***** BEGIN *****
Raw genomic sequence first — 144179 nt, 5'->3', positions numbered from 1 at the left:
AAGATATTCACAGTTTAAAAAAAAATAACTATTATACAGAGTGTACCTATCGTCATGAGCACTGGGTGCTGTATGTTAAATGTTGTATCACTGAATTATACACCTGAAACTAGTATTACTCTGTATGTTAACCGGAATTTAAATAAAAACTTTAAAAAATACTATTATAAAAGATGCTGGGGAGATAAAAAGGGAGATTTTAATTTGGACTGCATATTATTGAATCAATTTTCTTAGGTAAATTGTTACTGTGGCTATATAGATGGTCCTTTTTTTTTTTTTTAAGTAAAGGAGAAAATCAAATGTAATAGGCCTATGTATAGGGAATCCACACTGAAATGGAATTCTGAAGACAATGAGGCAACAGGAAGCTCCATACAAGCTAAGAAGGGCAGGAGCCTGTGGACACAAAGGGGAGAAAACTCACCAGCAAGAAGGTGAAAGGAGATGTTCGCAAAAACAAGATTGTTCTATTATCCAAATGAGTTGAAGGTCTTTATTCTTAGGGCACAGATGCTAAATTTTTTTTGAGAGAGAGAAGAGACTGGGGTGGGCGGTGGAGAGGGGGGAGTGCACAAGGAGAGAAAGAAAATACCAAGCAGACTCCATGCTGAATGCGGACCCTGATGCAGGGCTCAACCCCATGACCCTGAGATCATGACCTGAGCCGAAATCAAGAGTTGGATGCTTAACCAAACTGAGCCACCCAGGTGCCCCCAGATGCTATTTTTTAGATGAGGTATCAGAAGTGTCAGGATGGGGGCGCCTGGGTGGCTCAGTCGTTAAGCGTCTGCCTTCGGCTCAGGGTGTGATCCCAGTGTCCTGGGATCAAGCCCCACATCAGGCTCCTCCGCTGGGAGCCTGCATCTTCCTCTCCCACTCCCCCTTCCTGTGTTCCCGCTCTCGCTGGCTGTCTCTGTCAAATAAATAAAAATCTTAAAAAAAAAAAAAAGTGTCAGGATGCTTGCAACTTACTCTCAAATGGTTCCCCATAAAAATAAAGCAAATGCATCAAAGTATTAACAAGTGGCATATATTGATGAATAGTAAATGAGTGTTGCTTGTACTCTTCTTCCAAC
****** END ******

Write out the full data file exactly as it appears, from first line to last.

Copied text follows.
Raw genomic sequence first — 144179 nt, 5'->3', positions numbered from 1 at the left:
AAGATATTCACAGTTTAAAAAAAAATAACTATTATACAGAGTGTACCTATCGTCATGAGCACTGGGTGCTGTATGTTAAATGTTGTATCACTGAATTATACACCTGAAACTAGTATTACTCTGTATGTTAACCGGAATTTAAATAAAAACTTTAAAAAATACTATTATAAAAGATGCTGGGGAGATAAAAAGGGAGATTTTAATTTGGACTGCATATTATTGAATCAATTTTCTTAGGTAAATTGTTACTGTGGCTATATAGATGGTCCTTTTTTTTTTTTTTAAGTAAAGGAGAAAATCAAATGTAATAGGCCTATGTATAGGGAATCCACACTGAAATGGAATTCTGAAGACAATGAGGCAACAGGAAGCTCCATACAAGCTAAGAAGGGCAGGAGCCTGTGGACACAAAGGGGAGAAAACTCACCAGCAAGAAGGTGAAAGGAGATGTTCGCAAAAACAAGATTGTTCTATTATCCAAATGAGTTGAAGGTCTTTATTCTTAGGGCACAGATGCTAAATTTTTTTTGAGAGAGAGAAGAGACTGGGGTGGGCGGTGGAGAGGGGGGAGTGCACAAGGAGAGAAAGAAAATACCAAGCAGACTCCATGCTGAATGCGGACCCTGATGCAGGGCTCAACCCCATGACCCTGAGATCATGACCTGAGCCGAAATCAAGAGTTGGATGCTTAACCAAACTGAGCCACCCAGGTGCCCCCAGATGCTATTTTTTAGATGAGGTATCAGAAGTGTCAGGATGGGGGCGCCTGGGTGGCTCAGTCGTTAAGCGTCTGCCTTCGGCTCAGGGTGTGATCCCAGTGTCCTGGGATCAAGCCCCACATCAGGCTCCTCCGCTGGGAGCCTGCATCTTCCTCTCCCACTCCCCCTTCCTGTGTTCCCGCTCTCGCTGGCTGTCTCTGTCAAATAAATAAAAATCTTAAAAAAAAAAAAAAGTGTCAGGATGCTTGCAACTTACTCTCAAATGGTTCCCCATAAAAATAAAGCAAATGCATCAAAGTATTAACAAGTGGCATATATTGATGAATAGTAAATGAGTGTTGCTTGTACTCTTCTTCCAAC